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Scots urged to make lifestyle changes to reduce waste – BBC

Scots are being urged to make fundamental lifestyle changes after a new study showed very few of the things they consume have been recycled or reused.
A new study commissioned by Zero Waste Scotland called for business models to shift away from selling to more leasing of goods – from cars and furniture to household appliances.
It also suggested shorter journeys for leisure and more home-working, while buying fewer clothes and keeping them longer.
For industry, the Scottish government agency proposes a fundamental re-think of the way products are designed in this country and around the world.
The Zero Waste Scotland report found Scots recycle or find a new use for only 1.3% of the resources that came into the economy in 2018. That includes raw materials and the energy used to produce and ship them.
The measure includes goods manufactured in other countries but sold and used in Scotland.
The global average for re-using resources and circulating them round a "circular economy" is six times higher than the Scottish figure.
While this calculation has only been used on a handful of countries, Scotland came out as having the least circular re-use of resources, even compared with similar European countries.
John Mackie started out as a car mechanic in Lanarkshire, replacing gear boxes when they broke.
But he realised that they could be mended at lower cost, so, as a young man, he set up his own company to do so.
Forty-five years ago, Mackie Transmission was driven by the incentive of manufacturers and owners to save money. It's now a flagship for Scotland's green economy.
When major manufacturers, such as Hyundai or Honda, find gearboxes failing during a car's warranty period, they send it to the workshop in east Glasgow, where it is thoroughly cleaned and stripped down.
With nearly 30 workers, and an average experience in the firm of more than 20 years, they are expert at identifying problems, re-tooling the equipment, testing it with their own bespoke equipment and sending it back to the manufacturer in better condition than it started.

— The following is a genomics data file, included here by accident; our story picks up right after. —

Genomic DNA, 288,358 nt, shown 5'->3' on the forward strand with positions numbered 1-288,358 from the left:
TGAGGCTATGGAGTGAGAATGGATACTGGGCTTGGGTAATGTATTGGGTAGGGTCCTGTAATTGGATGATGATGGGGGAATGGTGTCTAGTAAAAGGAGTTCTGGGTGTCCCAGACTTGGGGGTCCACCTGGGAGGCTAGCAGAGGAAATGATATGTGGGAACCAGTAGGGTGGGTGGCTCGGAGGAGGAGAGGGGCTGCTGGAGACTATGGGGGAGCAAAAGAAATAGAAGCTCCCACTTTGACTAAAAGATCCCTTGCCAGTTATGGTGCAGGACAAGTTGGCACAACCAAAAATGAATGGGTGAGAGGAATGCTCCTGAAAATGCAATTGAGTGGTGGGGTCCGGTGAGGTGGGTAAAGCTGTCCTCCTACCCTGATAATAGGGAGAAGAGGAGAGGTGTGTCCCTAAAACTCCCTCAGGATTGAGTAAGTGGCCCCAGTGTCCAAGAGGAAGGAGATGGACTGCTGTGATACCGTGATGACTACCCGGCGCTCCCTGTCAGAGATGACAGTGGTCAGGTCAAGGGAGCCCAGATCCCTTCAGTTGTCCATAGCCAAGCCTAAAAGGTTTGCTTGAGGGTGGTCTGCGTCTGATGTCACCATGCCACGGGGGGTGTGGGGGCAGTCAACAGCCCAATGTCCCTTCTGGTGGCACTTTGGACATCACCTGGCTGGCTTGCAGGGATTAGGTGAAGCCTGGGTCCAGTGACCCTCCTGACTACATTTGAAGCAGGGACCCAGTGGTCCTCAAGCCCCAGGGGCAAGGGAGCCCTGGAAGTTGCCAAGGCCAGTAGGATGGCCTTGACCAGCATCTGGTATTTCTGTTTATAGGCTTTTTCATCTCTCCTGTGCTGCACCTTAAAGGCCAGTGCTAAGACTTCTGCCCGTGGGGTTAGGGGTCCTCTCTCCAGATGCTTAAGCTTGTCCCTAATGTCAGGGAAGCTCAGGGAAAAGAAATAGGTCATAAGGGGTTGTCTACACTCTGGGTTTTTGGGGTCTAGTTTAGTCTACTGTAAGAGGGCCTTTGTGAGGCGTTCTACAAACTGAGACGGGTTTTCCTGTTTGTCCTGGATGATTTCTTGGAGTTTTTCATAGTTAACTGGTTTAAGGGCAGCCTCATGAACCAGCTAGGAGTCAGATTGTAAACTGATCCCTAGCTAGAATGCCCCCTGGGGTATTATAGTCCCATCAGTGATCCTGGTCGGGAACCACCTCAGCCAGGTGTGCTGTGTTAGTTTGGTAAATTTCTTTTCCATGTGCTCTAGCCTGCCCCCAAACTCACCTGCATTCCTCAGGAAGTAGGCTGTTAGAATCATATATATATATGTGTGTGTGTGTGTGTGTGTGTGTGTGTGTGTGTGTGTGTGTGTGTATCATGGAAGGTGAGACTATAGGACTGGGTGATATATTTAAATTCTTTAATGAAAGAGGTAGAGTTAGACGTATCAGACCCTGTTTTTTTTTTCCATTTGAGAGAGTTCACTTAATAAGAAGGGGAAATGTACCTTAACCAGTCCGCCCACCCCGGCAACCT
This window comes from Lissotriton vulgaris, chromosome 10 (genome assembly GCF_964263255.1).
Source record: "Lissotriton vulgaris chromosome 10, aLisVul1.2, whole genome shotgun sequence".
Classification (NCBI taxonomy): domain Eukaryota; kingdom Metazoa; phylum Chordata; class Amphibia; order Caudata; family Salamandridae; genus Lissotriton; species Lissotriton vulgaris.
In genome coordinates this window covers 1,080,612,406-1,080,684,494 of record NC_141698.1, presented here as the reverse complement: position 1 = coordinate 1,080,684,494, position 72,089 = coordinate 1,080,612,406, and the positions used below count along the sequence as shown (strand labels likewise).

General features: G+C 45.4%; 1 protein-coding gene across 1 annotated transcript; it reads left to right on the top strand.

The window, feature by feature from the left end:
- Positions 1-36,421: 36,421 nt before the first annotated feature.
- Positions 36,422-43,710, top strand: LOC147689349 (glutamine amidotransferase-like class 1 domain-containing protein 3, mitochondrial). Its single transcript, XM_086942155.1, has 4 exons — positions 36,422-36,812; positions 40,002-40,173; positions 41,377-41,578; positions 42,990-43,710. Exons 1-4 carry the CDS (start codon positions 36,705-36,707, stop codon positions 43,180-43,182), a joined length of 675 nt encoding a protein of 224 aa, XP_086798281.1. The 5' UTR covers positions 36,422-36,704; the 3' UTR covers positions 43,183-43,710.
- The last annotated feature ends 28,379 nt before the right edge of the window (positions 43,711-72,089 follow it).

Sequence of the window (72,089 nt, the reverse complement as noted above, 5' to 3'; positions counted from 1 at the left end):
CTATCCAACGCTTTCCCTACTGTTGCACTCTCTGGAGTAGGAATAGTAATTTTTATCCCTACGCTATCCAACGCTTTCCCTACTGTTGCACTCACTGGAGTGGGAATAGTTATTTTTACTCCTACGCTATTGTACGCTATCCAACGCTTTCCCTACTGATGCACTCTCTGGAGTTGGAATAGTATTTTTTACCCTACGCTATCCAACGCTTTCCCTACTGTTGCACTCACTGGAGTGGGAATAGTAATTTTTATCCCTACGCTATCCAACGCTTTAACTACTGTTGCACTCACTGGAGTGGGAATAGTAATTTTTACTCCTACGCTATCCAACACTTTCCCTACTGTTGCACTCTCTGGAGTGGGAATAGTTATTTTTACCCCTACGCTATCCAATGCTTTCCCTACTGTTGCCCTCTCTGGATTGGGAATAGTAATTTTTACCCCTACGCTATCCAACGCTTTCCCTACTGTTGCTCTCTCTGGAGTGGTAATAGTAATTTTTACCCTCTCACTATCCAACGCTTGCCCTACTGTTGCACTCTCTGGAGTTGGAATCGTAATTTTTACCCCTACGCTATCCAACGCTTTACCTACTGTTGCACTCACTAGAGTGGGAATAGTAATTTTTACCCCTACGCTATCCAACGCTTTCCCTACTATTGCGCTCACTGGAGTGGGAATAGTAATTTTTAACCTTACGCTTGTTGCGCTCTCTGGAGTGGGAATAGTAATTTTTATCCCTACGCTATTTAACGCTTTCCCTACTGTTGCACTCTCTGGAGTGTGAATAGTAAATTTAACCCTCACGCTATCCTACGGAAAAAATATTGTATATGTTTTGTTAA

They aim to save at least 60% on the cost of a new gearbox.
With some marques, the company is confident enough about its processes that it offers a longer warranty than the original manufacturer.
And it can boast that a new car with a Mackie re-manufactured gearbox is more reliable than one with a gearbox fresh off the assembly line.
What makes this more than just a repair shop is that the data collected by Mackie is extremely valuable to the manufacturers. Glasgow technicians know better than Hyundai's where the weak spots are in the Korean product.
So they advise manufacturers about how to improve their processes and that feeds into more reliable, longer-life cars.
To John Mackie, this is not about repair, recycling or re-use but about re-manufacturing – the difference being the testing of equipment to make sure it's at least as good as a new gearbox.
Scotland was once a took a world leader lead in public lending libraries for books.
It is now part of the move towards lending and leasing for many other items.
Major firms, such as John Lewis, are shifting from a conventional model of selling goods to offering services around goods, including the lease of clothes and furniture.
Cars are much more often leased than owned, and there has been growth in car clubs, for short-term rental.
The entertainment industry has made a major shift from selling products of CDs, DVDs and games to streaming and downloading services.
The lending library movement extends to children's toys, to avoid buying new at every stage of a child's development.
And in Glasgow's Kinning Park, there is one of an increasing network of tool libraries. Those who borrow avoid having to own every tool they need or might need, often for very rare use.
One of those borrowing a drill to hang curtain rails is Thalia Groucott, aged 22.
She explained she has recently moved into a new flat, and has borrowed drills a few times, sanders for furniture and "a pipe bender was probably the most exciting thing".
"A lot of it is quite specialist and expensive to buy," she said. "I've been doing these little DIY projects, but it's not something I'm doing all the time.
"I like that it's good for the environment, and I'm not having to buy something new all the time, that it doesn't take up space without much storage in my flat."
And as she works in the same building, it is a convenient place to drop things off and pick them up.